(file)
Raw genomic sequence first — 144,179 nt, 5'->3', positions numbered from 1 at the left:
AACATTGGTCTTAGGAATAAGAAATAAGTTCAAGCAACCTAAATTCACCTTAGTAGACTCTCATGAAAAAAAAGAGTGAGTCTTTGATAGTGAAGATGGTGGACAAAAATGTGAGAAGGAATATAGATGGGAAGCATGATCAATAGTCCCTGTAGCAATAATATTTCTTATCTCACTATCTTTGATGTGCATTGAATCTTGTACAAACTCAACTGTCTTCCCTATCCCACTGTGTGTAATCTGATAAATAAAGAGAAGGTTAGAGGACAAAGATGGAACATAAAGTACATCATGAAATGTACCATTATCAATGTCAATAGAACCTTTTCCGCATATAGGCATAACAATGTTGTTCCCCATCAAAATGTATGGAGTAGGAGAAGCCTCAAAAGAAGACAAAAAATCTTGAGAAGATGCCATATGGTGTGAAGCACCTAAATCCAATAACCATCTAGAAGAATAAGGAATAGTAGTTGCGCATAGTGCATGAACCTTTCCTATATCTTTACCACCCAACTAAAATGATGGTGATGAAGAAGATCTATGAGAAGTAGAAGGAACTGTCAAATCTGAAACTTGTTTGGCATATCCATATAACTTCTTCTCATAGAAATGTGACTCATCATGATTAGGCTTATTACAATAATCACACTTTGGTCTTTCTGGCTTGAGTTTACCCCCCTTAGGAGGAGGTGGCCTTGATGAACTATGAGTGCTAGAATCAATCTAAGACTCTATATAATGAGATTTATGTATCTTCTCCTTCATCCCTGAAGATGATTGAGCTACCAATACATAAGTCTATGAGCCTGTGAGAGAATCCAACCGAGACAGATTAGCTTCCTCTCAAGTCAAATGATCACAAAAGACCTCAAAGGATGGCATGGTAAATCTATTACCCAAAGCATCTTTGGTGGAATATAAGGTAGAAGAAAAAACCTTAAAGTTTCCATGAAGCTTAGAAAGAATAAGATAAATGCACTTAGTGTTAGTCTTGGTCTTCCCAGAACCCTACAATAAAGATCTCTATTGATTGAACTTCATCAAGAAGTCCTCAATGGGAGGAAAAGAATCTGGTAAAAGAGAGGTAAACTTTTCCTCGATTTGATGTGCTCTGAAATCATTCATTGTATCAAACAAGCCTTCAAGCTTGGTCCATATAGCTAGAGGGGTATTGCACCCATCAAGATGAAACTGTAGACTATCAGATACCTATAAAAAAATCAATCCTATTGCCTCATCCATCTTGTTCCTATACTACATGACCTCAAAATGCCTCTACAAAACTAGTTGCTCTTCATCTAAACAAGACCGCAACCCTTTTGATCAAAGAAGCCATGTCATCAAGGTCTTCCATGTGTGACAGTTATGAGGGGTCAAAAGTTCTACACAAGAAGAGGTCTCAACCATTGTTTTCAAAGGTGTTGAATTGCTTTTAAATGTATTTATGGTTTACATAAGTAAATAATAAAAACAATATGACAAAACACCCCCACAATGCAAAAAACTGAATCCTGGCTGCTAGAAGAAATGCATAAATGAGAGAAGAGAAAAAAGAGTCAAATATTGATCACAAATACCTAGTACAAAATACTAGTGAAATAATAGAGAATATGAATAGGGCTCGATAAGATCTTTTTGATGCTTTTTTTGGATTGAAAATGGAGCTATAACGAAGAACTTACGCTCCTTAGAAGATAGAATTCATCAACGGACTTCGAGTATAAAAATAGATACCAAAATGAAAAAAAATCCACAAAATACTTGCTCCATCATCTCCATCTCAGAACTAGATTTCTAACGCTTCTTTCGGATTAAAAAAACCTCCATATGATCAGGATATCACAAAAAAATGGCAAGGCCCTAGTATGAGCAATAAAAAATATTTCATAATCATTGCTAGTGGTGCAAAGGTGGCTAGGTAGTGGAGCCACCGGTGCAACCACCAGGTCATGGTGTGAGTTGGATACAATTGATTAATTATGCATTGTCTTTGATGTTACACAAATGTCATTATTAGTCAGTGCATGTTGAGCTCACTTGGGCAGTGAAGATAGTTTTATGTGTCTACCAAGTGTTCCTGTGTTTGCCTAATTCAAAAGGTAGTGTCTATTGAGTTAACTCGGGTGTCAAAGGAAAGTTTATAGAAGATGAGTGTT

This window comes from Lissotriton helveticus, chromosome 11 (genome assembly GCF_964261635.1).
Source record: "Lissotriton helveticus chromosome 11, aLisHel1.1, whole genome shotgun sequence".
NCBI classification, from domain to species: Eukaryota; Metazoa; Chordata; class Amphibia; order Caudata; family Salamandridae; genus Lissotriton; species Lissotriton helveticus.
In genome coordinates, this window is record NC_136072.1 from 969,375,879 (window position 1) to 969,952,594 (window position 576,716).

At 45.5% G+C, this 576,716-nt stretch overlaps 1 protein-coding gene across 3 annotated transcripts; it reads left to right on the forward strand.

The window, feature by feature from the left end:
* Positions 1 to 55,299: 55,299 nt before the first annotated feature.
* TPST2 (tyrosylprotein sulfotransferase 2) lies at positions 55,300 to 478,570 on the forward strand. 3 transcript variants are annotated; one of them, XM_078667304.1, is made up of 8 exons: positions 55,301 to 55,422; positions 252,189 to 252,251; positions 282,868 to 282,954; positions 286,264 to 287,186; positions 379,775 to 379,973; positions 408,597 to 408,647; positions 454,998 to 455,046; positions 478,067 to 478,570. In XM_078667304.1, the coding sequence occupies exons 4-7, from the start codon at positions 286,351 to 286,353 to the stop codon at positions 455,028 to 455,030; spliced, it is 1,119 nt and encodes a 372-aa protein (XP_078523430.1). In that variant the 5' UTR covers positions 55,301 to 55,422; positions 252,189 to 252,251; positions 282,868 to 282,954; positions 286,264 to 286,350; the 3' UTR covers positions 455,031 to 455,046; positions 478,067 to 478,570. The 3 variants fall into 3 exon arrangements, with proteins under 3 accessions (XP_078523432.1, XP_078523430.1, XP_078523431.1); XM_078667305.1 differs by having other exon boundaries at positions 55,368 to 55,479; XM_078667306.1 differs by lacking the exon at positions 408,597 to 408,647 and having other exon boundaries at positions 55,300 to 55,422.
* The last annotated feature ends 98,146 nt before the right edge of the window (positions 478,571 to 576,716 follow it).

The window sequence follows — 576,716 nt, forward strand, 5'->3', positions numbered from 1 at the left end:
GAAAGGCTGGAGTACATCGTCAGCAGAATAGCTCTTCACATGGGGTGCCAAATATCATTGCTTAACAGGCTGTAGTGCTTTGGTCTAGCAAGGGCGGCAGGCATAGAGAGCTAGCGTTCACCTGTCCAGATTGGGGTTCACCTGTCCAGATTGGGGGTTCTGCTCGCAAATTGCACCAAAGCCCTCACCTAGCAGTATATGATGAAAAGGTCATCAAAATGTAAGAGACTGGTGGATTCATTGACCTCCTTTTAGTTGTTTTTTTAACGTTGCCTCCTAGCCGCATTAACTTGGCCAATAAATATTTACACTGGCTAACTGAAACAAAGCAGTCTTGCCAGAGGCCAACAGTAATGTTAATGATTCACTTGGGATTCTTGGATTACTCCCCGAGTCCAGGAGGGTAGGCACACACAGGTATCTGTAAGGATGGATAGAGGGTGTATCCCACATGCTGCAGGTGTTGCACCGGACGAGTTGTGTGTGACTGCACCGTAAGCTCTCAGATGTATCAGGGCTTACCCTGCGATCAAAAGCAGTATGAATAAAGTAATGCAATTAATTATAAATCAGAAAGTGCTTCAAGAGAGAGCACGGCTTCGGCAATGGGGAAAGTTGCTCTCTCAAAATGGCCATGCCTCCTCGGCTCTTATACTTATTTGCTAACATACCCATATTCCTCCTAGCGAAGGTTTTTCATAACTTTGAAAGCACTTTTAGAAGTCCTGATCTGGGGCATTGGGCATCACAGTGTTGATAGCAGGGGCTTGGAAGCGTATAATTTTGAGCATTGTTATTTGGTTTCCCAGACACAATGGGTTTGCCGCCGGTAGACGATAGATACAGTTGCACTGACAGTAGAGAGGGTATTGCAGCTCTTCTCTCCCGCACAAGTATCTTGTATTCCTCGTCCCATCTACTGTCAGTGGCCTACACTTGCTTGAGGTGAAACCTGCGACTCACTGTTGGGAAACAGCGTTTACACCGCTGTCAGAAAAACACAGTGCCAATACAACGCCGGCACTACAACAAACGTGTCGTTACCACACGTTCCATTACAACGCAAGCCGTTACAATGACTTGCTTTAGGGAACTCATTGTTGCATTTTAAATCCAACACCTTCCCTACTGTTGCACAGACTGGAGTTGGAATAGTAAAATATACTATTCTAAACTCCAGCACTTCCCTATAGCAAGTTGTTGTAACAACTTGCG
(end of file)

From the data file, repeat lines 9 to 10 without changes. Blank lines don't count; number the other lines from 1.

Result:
* Positions 1 to 55,299: 55,299 nt before the first annotated feature.
* TPST2 (tyrosylprotein sulfotransferase 2) lies at positions 55,300 to 478,570 on the forward strand. 3 transcript variants are annotated; one of them, XM_078667304.1, is made up of 8 exons: positions 55,301 to 55,422; positions 252,189 to 252,251; positions 282,868 to 282,954; positions 286,264 to 287,186; positions 379,775 to 379,973; positions 408,597 to 408,647; positions 454,998 to 455,046; positions 478,067 to 478,570. In XM_078667304.1, the coding sequence occupies exons 4-7, from the start codon at positions 286,351 to 286,353 to the stop codon at positions 455,028 to 455,030; spliced, it is 1,119 nt and encodes a 372-aa protein (XP_078523430.1). In that variant the 5' UTR covers positions 55,301 to 55,422; positions 252,189 to 252,251; positions 282,868 to 282,954; positions 286,264 to 286,350; the 3' UTR covers positions 455,031 to 455,046; positions 478,067 to 478,570. The 3 variants fall into 3 exon arrangements, with proteins under 3 accessions (XP_078523432.1, XP_078523430.1, XP_078523431.1); XM_078667305.1 differs by having other exon boundaries at positions 55,368 to 55,479; XM_078667306.1 differs by lacking the exon at positions 408,597 to 408,647 and having other exon boundaries at positions 55,300 to 55,422.